Kashmir, the water dispute, and cross-border terrorism based on Pakistani soil count as endemic factors which sour relations. “There is no readymade answer to that, but this is not cause enough to despair,” he said. “We need to sit down and talk and resolve issues amicably. Military action is not the solution and subversion will not work. Just like Karnataka and Tamil Nadu, Punjab and Sindh will have to sit together and resolve the water issue with 21st Century technology, rather than 20th Century polemics. Water is a common problem for both countries, and is one of the most important universal challenges at the moment. Israel is experimenting with drip and sprinkler irrigation. Maybe we should learn from that. There is no denying water deprivation or the politics flowing from it, but the solution lies in the Indus Water Treaty.”

People in India also need to appreciate the fact that no state has suffered as much from terrorism as Pakistan itself; and it is only the “steely will of the people of Pakistan” which has not enabled the terrorists to take over yet. On the Pakistan side, the realisation that all three networks of terrorism – those bred to target India and the West, and those which target Pakistan itself – are interconnected cam through in President Asif Ali Zardari’s initial reaction to the incidents of 27 November 2008. “We need to work together to formulate a joint strategy against this menace, instead of languishing in confrontation, thus giving an edge to terrorists who pose a threat to both countries,” Aiyar said. “We need to convert sporadic contact between the two countries into uninterrupted dialogue. To date, there is no Pakistani consulate-general in Mumbai; while the Indian consulate-general in Karachi shut down 17 years ago. No one has gained from this; and ordinary people in both countries have suffered.”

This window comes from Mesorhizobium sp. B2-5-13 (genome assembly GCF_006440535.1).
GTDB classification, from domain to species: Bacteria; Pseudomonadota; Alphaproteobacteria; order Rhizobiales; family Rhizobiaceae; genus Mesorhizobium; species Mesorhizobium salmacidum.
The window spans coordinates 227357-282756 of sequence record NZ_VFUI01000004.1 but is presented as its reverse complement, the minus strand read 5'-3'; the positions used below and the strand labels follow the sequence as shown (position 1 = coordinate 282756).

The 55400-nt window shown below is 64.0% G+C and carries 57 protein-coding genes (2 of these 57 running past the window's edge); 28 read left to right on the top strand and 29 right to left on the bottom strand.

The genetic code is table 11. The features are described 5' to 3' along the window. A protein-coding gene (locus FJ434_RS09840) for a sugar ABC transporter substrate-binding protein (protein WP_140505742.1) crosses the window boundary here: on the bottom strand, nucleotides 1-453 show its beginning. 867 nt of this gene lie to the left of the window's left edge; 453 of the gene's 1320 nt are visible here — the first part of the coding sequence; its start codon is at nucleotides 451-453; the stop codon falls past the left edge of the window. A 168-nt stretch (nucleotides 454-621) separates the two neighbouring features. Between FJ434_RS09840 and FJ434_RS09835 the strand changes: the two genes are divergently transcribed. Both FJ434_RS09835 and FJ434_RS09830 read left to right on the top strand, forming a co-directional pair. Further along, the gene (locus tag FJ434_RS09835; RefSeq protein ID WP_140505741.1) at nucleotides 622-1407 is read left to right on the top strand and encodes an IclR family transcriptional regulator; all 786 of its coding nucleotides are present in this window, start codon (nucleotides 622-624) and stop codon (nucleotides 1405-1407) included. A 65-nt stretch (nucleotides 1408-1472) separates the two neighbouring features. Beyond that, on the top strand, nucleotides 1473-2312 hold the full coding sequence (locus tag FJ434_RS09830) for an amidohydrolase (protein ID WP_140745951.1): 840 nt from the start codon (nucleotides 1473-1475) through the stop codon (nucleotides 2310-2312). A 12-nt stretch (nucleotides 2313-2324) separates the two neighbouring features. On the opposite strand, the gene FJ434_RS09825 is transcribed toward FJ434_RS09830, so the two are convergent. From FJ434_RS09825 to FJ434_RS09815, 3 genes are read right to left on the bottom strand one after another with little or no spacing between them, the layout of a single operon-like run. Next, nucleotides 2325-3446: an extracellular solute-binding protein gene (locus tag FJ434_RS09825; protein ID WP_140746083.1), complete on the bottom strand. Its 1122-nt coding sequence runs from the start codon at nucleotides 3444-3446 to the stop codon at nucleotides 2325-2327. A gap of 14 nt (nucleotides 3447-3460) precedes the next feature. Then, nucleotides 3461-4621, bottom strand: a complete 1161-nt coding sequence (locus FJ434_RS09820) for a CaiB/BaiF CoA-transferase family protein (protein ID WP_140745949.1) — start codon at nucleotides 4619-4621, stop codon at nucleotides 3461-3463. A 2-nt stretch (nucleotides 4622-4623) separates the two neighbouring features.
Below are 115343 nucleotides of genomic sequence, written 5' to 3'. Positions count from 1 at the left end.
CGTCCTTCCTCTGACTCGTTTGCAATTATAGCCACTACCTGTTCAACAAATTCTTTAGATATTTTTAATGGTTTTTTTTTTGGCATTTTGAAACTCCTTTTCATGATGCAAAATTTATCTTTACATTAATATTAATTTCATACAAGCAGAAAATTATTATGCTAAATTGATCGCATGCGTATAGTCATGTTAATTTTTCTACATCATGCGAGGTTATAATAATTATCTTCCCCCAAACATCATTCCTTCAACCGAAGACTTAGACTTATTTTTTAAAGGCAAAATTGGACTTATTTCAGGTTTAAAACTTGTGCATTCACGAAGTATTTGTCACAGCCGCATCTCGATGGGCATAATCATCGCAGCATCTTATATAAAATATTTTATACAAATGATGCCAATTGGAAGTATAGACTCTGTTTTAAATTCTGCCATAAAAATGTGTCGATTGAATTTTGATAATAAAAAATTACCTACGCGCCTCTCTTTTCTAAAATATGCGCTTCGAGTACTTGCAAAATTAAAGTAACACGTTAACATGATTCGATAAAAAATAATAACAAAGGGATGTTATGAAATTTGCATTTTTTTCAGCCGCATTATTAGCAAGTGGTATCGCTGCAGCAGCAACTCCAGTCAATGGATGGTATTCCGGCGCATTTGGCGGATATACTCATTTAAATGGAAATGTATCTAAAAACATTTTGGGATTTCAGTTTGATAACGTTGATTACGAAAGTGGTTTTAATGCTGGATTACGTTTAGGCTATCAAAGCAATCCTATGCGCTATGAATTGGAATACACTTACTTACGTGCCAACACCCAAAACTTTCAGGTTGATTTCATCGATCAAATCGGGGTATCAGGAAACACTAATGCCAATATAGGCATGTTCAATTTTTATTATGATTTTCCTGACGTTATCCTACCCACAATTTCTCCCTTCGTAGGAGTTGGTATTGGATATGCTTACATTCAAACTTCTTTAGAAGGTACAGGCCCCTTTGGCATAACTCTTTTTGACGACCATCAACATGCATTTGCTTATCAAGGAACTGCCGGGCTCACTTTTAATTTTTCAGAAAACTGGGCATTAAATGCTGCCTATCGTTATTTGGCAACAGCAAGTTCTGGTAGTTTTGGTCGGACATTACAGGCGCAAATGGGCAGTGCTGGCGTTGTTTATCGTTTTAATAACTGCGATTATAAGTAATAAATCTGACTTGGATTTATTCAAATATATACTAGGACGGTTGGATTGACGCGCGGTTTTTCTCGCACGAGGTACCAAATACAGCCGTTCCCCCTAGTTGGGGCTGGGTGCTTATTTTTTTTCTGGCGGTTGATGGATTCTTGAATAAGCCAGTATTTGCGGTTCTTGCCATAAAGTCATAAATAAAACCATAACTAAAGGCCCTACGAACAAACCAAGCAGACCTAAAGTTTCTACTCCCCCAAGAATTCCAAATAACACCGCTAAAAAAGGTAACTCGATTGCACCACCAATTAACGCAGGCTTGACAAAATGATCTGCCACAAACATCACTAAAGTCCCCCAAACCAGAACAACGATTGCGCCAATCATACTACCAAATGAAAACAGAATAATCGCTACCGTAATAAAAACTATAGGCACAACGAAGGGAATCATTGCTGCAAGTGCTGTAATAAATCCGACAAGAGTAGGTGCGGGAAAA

Aiyar then presented a list of possible solutions in order to maintain and sustain political dialogue between India and Pakistan. Many of these were things that he has spoken and written about earlier, but which needed to be reiterated nonetheless because, as he put it, “if there are no talks, the status quo will continue on all issues.”

His talk was followed by a question-and-answer session during which he was besieged with hyper-nationalist rhetoric from retired military men who seemed to comprise a majority in the audience. Aiyar’s diplomatic abilities shone through, however, as he fielded answers and allegations alike with the same humour and articulation that have come to characterise him.

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  1. January 9, 2011 at 22:41

    Sir ,Mani shankar aiyar is not the former foreign secretary ,he is the former perloium minister and panchayat raj minister of govt of India .Panchayati raj was his brain child and accepted by Rajiv gandhi .He is the most brilliant politician of INdia .